Peat bogs are diverse ecosystems that form solely from surface water and precipitation.
One step forward for wetlands, but two steps back for peat bogs? For a while there, it appeared that wetland conservation was on the upswing, experiencing an 80 percent reduction in annual loss of acreage over the last decade. But last winter, the Supreme Court decided to limit the scope of the Clean Water Act and exclude wetlands that are not attached to another body of water—a ruling that may have a devastating effect on those peat bogs that accumulate water exclusively by precipitation.
Wetlands act as buffers between land and liquid, working like sponges to moderate flood control, water quality and coastal erosion. The peat bogs that rim the Northern hemisphere may also play a crucial role in mitigating climate change. "There are lots of intersections between global warming and wetlands," says Dan Becker, director of the Sierra Club's Global Warming and Energy Program. Fluctuating sea and lake levels could have devastating effects on the wetlands, he says, which could result in dire global consequences since wetlands are also storage tanks for carbon.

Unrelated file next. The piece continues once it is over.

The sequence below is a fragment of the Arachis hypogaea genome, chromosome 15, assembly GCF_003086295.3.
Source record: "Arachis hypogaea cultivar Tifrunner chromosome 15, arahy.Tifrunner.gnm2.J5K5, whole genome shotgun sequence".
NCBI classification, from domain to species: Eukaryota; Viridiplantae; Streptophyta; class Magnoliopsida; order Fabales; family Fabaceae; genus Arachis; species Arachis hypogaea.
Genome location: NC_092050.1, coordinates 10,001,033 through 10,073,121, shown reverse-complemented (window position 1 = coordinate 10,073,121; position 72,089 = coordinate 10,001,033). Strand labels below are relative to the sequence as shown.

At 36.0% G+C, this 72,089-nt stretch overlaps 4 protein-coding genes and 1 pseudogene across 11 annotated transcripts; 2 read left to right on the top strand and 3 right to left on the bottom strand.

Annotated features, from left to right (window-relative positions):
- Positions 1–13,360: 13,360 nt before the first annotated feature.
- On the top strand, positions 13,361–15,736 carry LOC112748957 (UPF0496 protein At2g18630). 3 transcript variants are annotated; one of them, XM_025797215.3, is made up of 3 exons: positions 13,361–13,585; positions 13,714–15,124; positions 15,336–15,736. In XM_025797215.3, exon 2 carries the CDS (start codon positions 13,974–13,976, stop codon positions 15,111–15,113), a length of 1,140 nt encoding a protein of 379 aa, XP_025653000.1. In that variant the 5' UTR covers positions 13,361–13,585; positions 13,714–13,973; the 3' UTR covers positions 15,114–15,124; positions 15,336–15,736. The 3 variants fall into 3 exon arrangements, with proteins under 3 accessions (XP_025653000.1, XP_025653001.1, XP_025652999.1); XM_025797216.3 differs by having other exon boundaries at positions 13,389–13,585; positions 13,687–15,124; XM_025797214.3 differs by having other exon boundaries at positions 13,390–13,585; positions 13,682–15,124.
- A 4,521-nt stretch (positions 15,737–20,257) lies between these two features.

Peat bogs contain sphagnum moss, sometimes many feet thick. In the oxygen-poor environment of a bog, the moss remains stable. But when phenol oxidase goes to work breaking peat down into humus, between 20 and 75 percent of the moss's carbon mass is released as carbon dioxide. New Scientist magazine reports that the 455 billion tons of carbon buried in peat bogs worldwide would release the equivalent of 70 years of industrial emissions. Scientists disagree on whether changing water levels or pH stimulate the enzyme, but some worry that drying wetlands would belch greenhouse gases and cause temperatures to climb even higher.
Amid increasing reports that global warming is real and occurring faster than predicted, drying out wetlands seems like a step in the wrong direction.